Meanwhile, Philadelphia remains a well established 'diet' brand, and product development by Kraft Foods is ensuring its continued success. Dave McNulty, convenience sales director at Kraft Foods, says: "An increasing number of consumers want a snack that is tasty and filling, yet at the same time lower in fat and calorie content than traditional snacking options. Women tell us their ideal snacks are portion controlled and individually packed just for them."
To support healthy eating trends, Kraft Foods has reduced salt and fat content within existing ranges, as well as introducing products such as Philadelphia Splendips. Philadelphia Splendips Chives (crunchy chive crackers with reduced fat chive Philadelphia and tomato chutney dip) is the most popular variety, and comes in packs pricemarked at £1.15 to help independent retailers maximise sales opportunities. "The 125g tubs of Philadelphia Light are also popular and ideal for consumers to keep in the fridge for use in cooking," says McNulty.
United Biscuits UK (UBUK), which manufactures the Go Ahead! range of low-calorie, low-fat snacks, stresses the importance of retailers allocating the right amount of space to healthier products. Alice Cadman, head of strategic projects at UBUK, says: "Healthy eating is no longer a fashionable trend in the UK, it's a way of life, and retailers who do not stock the right blend of healthy products will see their business suffer. Ultimately, their customers will go elsewhere to get what they want and this, increasingly, is healthier alternatives.
"Healthier products should usually be found in two locations within most stores," adds Cadman. "First, retailers ought to stock well-merchandised, dedicated fixtures that offer consumers a wide range of healthier products or products that have special dietary benefits. Healthier products should also be found within regular category fixtures as extensions to brand portfolios."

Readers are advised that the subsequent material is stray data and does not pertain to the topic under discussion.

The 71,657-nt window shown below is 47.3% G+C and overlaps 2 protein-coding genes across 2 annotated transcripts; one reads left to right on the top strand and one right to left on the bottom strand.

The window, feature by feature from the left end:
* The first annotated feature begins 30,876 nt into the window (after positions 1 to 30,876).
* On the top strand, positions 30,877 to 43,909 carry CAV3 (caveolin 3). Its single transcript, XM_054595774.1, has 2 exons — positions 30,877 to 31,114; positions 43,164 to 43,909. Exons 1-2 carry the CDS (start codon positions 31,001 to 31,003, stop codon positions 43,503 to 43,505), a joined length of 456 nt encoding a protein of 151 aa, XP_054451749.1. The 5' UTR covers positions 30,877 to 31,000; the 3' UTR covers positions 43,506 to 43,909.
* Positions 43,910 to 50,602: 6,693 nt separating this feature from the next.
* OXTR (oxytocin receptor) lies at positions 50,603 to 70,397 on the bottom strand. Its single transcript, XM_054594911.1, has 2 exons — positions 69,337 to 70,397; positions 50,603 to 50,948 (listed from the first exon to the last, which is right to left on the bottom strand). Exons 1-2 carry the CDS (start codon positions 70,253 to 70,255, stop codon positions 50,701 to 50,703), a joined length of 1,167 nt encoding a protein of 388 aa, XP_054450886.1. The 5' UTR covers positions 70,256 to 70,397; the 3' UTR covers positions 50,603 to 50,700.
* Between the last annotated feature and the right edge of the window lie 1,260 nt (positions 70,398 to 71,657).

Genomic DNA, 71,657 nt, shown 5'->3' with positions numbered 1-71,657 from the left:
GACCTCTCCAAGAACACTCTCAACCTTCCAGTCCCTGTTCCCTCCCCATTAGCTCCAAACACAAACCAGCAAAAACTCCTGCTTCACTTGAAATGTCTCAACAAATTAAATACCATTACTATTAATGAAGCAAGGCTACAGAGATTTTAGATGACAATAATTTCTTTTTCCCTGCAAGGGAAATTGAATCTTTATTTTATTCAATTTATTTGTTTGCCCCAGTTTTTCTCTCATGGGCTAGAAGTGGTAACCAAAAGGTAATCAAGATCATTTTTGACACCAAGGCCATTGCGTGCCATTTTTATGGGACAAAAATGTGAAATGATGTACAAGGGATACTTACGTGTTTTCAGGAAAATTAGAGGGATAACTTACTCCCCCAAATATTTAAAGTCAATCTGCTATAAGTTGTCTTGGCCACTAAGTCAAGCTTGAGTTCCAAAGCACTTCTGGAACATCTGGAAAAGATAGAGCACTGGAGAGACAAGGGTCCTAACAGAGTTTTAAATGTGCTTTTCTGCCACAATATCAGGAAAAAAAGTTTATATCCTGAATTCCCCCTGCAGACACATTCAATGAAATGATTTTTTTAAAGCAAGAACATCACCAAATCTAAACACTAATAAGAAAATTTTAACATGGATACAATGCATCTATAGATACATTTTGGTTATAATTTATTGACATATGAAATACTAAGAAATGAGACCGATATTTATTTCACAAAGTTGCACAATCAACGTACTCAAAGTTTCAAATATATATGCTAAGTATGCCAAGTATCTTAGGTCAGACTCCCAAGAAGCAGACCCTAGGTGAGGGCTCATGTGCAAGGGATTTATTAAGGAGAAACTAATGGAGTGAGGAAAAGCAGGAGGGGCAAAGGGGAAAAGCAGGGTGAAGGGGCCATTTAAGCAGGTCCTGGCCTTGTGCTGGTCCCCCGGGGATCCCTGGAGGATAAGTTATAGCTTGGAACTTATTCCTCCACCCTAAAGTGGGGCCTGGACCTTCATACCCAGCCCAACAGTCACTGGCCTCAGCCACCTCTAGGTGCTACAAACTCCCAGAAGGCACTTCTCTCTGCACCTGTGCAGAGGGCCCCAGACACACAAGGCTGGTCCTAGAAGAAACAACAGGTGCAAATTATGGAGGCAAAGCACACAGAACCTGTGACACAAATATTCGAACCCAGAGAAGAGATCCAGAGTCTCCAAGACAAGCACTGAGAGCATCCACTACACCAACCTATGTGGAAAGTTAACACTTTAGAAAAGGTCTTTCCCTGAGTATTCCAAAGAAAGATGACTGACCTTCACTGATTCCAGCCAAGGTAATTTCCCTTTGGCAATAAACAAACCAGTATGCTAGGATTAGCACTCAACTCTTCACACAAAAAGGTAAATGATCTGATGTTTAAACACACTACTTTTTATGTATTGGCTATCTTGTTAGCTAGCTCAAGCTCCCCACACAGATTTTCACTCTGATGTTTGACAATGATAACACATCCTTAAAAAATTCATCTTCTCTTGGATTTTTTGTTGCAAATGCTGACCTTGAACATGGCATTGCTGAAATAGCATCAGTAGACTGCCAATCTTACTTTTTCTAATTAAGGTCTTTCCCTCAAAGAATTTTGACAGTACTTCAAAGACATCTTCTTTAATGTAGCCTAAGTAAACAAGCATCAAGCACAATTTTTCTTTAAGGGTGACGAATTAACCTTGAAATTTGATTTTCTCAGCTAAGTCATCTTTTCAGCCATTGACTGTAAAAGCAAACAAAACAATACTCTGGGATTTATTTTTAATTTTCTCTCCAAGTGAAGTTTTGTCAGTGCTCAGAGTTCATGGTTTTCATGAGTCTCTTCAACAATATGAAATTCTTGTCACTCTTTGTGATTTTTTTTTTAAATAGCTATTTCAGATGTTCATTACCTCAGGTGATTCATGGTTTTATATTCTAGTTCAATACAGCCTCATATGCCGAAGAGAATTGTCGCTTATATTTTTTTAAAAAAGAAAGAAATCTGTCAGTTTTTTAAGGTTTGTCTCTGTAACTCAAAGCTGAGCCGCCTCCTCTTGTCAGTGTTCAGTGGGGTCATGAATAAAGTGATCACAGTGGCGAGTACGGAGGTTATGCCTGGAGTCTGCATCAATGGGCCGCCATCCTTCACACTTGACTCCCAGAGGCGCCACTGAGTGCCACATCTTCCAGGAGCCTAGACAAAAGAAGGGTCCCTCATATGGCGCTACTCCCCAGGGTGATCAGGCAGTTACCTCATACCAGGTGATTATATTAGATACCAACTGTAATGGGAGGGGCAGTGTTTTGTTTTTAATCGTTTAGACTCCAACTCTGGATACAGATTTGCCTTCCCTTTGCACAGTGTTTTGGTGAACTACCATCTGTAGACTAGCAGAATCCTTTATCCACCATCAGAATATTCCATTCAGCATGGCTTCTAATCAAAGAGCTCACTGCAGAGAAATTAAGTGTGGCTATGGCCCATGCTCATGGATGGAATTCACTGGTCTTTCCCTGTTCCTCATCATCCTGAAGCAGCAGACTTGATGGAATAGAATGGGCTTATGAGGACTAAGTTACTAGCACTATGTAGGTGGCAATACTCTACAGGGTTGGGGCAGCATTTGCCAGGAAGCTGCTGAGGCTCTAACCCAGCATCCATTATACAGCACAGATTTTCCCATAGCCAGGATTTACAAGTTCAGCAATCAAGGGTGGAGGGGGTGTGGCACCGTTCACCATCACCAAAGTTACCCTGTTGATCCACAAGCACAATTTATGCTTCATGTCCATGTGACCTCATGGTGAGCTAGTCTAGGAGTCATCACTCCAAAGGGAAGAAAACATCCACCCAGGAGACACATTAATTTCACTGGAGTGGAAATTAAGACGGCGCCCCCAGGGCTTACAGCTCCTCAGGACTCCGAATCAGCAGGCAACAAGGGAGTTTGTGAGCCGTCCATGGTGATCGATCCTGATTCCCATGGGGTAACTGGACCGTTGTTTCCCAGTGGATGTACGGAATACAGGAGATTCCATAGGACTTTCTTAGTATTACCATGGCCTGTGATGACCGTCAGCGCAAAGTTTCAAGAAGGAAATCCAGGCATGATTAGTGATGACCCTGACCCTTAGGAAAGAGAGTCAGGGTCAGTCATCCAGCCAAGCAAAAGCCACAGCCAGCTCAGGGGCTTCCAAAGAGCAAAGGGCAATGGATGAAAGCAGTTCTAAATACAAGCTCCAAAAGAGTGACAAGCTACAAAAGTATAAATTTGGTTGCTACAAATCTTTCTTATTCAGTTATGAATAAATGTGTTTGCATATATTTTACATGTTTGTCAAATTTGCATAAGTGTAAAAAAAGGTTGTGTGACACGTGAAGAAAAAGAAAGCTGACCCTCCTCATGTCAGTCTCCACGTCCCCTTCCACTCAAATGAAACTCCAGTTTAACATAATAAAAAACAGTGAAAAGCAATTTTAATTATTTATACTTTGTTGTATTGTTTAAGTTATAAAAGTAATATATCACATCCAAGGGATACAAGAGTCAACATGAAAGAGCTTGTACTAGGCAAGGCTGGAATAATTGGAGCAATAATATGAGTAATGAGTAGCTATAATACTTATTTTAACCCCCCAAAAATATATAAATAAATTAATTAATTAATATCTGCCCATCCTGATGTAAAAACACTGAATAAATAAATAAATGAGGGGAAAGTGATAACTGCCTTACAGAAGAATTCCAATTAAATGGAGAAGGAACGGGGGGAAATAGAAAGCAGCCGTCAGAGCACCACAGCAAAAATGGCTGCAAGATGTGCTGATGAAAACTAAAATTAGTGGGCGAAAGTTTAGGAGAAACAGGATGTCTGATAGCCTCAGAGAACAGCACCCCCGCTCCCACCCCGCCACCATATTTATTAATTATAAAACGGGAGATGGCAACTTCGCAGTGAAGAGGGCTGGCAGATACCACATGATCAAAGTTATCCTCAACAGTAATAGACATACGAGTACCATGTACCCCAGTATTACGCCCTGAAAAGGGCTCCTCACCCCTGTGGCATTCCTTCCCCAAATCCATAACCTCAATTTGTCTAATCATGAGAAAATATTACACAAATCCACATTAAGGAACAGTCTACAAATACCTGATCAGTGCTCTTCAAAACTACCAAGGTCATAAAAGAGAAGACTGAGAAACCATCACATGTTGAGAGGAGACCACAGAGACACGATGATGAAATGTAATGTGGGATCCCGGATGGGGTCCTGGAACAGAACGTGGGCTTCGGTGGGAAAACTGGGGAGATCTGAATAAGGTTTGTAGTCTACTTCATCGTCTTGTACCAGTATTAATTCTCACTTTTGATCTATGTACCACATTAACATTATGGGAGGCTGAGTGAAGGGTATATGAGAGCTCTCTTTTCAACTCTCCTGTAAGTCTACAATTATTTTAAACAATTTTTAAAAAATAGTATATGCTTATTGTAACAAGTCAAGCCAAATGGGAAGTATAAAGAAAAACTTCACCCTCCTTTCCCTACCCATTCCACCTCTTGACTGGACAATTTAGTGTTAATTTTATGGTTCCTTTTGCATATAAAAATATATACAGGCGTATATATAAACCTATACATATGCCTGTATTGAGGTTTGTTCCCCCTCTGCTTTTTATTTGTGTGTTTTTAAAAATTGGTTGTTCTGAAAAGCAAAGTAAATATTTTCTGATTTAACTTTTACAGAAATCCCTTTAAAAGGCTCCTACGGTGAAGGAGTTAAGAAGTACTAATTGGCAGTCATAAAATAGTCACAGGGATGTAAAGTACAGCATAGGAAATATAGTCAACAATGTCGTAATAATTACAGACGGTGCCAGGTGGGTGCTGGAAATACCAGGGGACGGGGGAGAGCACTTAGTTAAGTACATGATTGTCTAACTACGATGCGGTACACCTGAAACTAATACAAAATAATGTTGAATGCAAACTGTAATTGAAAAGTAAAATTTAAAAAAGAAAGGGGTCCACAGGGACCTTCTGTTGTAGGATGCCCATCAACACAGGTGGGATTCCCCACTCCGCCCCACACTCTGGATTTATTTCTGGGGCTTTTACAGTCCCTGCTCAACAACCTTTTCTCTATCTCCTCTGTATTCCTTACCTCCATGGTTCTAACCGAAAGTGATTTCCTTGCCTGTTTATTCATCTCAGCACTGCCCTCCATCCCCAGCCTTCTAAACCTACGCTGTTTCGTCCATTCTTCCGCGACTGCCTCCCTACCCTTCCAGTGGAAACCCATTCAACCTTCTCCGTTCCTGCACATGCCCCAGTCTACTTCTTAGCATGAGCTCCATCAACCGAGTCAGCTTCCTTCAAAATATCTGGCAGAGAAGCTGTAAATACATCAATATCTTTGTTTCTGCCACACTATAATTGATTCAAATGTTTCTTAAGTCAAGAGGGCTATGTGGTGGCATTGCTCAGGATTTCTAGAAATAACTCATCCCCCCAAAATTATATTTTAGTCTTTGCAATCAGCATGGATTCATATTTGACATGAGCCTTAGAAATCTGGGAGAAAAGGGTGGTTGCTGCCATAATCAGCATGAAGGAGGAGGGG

The Go Ahead! range, which includes Crispy Slices, Bakes, Crispy Bites and Crinkly Crisps, is now worth £50m, and sales of Go Ahead! Yoghurt Breaks have increased by 42% in the past year, while the Bakes range is up 40% year-on-year.
"The success of the Go Ahead! range reflects the nation's desire to be provided with healthier, convenient alternatives that don't sacrifice taste or quality ingredients, and is also testament to the fact that consumers don't want to feel guilty about snacking on sweet treats," says Cadman. "There is a great sales and profit opportunity for retailers to stock the right brands and products. Knowing your own customer is key."
Within the healthy biscuits category, UBUK McVitie's Lights range, which comprises McVitie's Light Digestives, McVitie's Light Chocolate Digestives, McVitie's Light HobNobs and McVitie's Light Rich Tea, is also growing by 20% year on year. "Retailers should stock light variants of established brands to meet customers' desire to be able to eat products they know and enjoy, without feeling guilty," says Cadman. "Each variant has reduced fat and reduced salt, so consumers who are concerned about health can still enjoy an everyday treat."